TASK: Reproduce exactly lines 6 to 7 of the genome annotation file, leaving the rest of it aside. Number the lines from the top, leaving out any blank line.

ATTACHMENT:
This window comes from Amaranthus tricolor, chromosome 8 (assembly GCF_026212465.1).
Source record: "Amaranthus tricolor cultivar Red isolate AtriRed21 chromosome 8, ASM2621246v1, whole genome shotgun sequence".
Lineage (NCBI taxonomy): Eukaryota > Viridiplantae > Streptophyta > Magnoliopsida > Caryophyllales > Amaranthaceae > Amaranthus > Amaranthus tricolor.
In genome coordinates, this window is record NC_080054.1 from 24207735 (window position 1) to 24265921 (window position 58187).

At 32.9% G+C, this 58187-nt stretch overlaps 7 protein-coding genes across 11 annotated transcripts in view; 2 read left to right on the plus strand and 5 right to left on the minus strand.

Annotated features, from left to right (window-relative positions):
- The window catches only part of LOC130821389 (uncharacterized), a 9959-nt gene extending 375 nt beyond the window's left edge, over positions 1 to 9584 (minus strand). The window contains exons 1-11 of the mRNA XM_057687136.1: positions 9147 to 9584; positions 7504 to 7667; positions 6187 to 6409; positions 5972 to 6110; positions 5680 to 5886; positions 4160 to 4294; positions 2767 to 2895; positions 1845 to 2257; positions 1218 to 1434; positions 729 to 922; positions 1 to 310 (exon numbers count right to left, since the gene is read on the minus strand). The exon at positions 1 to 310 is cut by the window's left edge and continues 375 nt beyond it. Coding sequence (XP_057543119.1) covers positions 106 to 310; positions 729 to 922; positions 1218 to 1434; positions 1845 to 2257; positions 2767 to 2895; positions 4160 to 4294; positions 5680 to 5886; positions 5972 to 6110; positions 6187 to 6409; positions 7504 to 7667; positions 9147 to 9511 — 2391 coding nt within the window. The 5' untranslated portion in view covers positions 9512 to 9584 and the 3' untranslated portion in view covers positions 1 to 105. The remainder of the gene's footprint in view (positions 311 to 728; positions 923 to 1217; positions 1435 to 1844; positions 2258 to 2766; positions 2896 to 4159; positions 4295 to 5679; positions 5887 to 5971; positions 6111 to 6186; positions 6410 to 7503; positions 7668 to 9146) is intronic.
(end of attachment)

Annotated features, from left to right (window-relative positions):
- The window catches only part of LOC130821389 (uncharacterized), a 9959-nt gene extending 375 nt beyond the window's left edge, over positions 1 to 9584 (minus strand). The window contains exons 1-11 of the mRNA XM_057687136.1: positions 9147 to 9584; positions 7504 to 7667; positions 6187 to 6409; positions 5972 to 6110; positions 5680 to 5886; positions 4160 to 4294; positions 2767 to 2895; positions 1845 to 2257; positions 1218 to 1434; positions 729 to 922; positions 1 to 310 (exon numbers count right to left, since the gene is read on the minus strand). The exon at positions 1 to 310 is cut by the window's left edge and continues 375 nt beyond it. Coding sequence (XP_057543119.1) covers positions 106 to 310; positions 729 to 922; positions 1218 to 1434; positions 1845 to 2257; positions 2767 to 2895; positions 4160 to 4294; positions 5680 to 5886; positions 5972 to 6110; positions 6187 to 6409; positions 7504 to 7667; positions 9147 to 9511 — 2391 coding nt within the window. The 5' untranslated portion in view covers positions 9512 to 9584 and the 3' untranslated portion in view covers positions 1 to 105. The remainder of the gene's footprint in view (positions 311 to 728; positions 923 to 1217; positions 1435 to 1844; positions 2258 to 2766; positions 2896 to 4159; positions 4295 to 5679; positions 5887 to 5971; positions 6111 to 6186; positions 6410 to 7503; positions 7668 to 9146) is intronic.